FIG. 8 is a graph of the silicon ion concentration, i.e., carrier concentration, in the direction of the depth of the channel layer. The solid line in the figure is obtained by the above-described process, and shows the maximum concentration at depth=0, i.e., at the top surface of the channel layer, and monotonously decreases as the depth increases. The dotted line in the figure is obtained by ion implantation without passivating the AlN layer and has the same threshold voltage at that of the FET of the solid line. The difference in the maximum concentrations of these two cases is needed to obtain the same threshold voltage. As seen from the graph, the depth of the channel layer can be thinner in an FET according to the present invention than in a conventional FET. This thinner depth of the channel layer improves the transconductance of an FET.
In the present invention, low dispersion of the threshold voltages of the FET's also results from the through ion-implantation and heat treatment of a GaAs substrate covered by an AlN layer and another insulating layer thereon.
FIG. 9 is a graph of the standard deviation of the threshold voltage in relation to the threshold voltage determined on the basis of long gate FET's fabricated by a process according to the present invention and by a conventional process. The solid line represents an FET according to the present invention, and the dotted line represents an FET obtained by a conventional process. The graph in FIG. 9 clearly shows that the standard deviation of the threshold voltage in an FET according to the present invention is approximately one-third to one-half that of conventional FET's. For example, a threshold voltage of 0.5 V is obtained with the standard deviation of the threshold voltage of 16 mV. This is a result of using the process comprising the steps of forming an AlN layer on a GaAs substrate, selectively ion implanting to form a channel layer, depositing another insulating layer on the AlN layer, and heat treating for activation. This allows the fabrication of LSI's to have a higher degree of integration i.e., 64k-bit or above. In this regard, it should be noted that although an AlN layer was used as the other insulating layer in the before-described example, it has been confirmed that another insulating layer such as SiO2 or Si3 N4 may produce the same effect.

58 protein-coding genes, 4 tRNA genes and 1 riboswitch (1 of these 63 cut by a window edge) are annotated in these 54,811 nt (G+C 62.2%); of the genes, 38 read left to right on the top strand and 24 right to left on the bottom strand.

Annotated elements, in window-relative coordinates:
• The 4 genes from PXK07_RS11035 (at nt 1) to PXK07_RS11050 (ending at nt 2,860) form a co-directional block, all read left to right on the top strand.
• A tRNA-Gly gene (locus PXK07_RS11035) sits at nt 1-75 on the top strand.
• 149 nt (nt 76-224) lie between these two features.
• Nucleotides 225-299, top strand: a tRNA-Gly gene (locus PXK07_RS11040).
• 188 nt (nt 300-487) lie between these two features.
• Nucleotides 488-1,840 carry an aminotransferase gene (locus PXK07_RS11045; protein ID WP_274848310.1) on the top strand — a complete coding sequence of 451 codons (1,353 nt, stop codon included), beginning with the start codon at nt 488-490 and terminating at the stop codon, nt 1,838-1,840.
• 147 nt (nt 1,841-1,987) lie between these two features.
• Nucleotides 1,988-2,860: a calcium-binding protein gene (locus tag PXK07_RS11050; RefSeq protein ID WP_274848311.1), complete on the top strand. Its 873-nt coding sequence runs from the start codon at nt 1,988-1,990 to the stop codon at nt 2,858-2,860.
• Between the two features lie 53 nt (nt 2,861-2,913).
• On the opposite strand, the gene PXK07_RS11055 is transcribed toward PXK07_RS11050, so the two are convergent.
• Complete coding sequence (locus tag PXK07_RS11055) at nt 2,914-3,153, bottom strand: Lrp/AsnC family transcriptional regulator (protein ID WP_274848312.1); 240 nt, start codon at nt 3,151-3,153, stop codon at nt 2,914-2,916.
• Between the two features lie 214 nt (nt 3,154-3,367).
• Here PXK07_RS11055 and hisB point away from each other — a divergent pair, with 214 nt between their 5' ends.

An FET according to the present invention preferably has a maximum concentration of silicon ions at the top surface of the channel layer from 1×1017 cm-3 to 4×1018 cm-3. In the fabrication of an FET according to the present invention, ion implantation of silicon through an AlN layer 20 to 100 nm thick, preferably 55 nm thick, may be performed at 20 to 100 keV, preferably 59 keV, and having a dosage of 1×1012 to 4×1013 cm-2. The heat treatment for activating the silicon ions may be effected at 700°-1000° C., preferably 850° C., for 1 to 300 minutes, preferably 20 minutes.
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|U.S. Classification||438/174, 257/E21.334, 257/285, 148/DIG.84, 257/E29.149, 257/E21.326, 148/DIG.140, 257/E21.34, 257/E29.317, 257/E29.05, 257/280, 438/522, 257/E21.292|
|International Classification||H01L29/10, H01L21/324, H01L29/812, H01L21/265, H01L29/47, H01L21/338, H01L21/318|
|Cooperative Classification||Y10S148/14, Y10S148/084, H01L21/318, H01L29/1029, H01L29/475, H01L21/2654, H01L21/265, H01L21/3245, H01L29/812|
|European Classification||H01L21/265, H01L29/47B, H01L29/812, H01L29/10D2, H01L21/324P, H01L21/318, H01L21/265B|
|Nov 28, 1983||AS||Assignment|
Owner name: FUJITSU LIMITED 1015 KAMIKODANAKA NAKAHARA KU KAWA
Free format text: ASSIGNMENT OF ASSIGNORS INTEREST.;ASSIGNORS:KAWATA, HARUO;NISHI, HIDETOSHI;REEL/FRAME:004200/0983
Effective date: 19831115
|Jul 7, 1987||CC||Certificate of correction|
|Jul 26, 1990||FPAY||Fee payment|
Year of fee payment: 4
|Aug 1, 1994||FPAY||Fee payment|
Year of fee payment: 8
|Sep 8, 1998||REMI||Maintenance fee reminder mailed|
|Feb 14, 1999||LAPS||Lapse for failure to pay maintenance fees|
|Apr 27, 1999||FP||Expired due to failure to pay maintenance fee|
Effective date: 19990217